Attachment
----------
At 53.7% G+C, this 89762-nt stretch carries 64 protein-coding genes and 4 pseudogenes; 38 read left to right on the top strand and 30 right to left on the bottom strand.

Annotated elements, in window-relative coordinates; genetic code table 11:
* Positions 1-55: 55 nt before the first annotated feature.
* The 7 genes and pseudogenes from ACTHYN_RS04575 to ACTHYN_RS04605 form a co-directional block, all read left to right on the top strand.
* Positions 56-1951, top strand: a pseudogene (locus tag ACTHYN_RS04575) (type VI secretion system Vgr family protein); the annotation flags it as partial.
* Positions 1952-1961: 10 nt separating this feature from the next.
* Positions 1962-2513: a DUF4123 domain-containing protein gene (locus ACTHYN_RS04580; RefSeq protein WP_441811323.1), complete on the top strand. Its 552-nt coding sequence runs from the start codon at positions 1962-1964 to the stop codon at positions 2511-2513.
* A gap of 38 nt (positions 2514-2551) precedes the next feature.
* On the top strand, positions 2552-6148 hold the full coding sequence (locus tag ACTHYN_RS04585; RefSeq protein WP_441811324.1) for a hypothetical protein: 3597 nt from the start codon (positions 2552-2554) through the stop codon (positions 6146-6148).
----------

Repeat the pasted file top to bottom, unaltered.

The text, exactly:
At 53.7% G+C, this 89762-nt stretch carries 64 protein-coding genes and 4 pseudogenes; 38 read left to right on the top strand and 30 right to left on the bottom strand.

Annotated elements, in window-relative coordinates; genetic code table 11:
* Positions 1-55: 55 nt before the first annotated feature.
* The 7 genes and pseudogenes from ACTHYN_RS04575 to ACTHYN_RS04605 form a co-directional block, all read left to right on the top strand.
* Positions 56-1951, top strand: a pseudogene (locus tag ACTHYN_RS04575) (type VI secretion system Vgr family protein); the annotation flags it as partial.
* Positions 1952-1961: 10 nt separating this feature from the next.
* Positions 1962-2513: a DUF4123 domain-containing protein gene (locus ACTHYN_RS04580; RefSeq protein WP_441811323.1), complete on the top strand. Its 552-nt coding sequence runs from the start codon at positions 1962-1964 to the stop codon at positions 2511-2513.
* A gap of 38 nt (positions 2514-2551) precedes the next feature.
* On the top strand, positions 2552-6148 hold the full coding sequence (locus tag ACTHYN_RS04585; RefSeq protein WP_441811324.1) for a hypothetical protein: 3597 nt from the start codon (positions 2552-2554) through the stop codon (positions 6146-6148).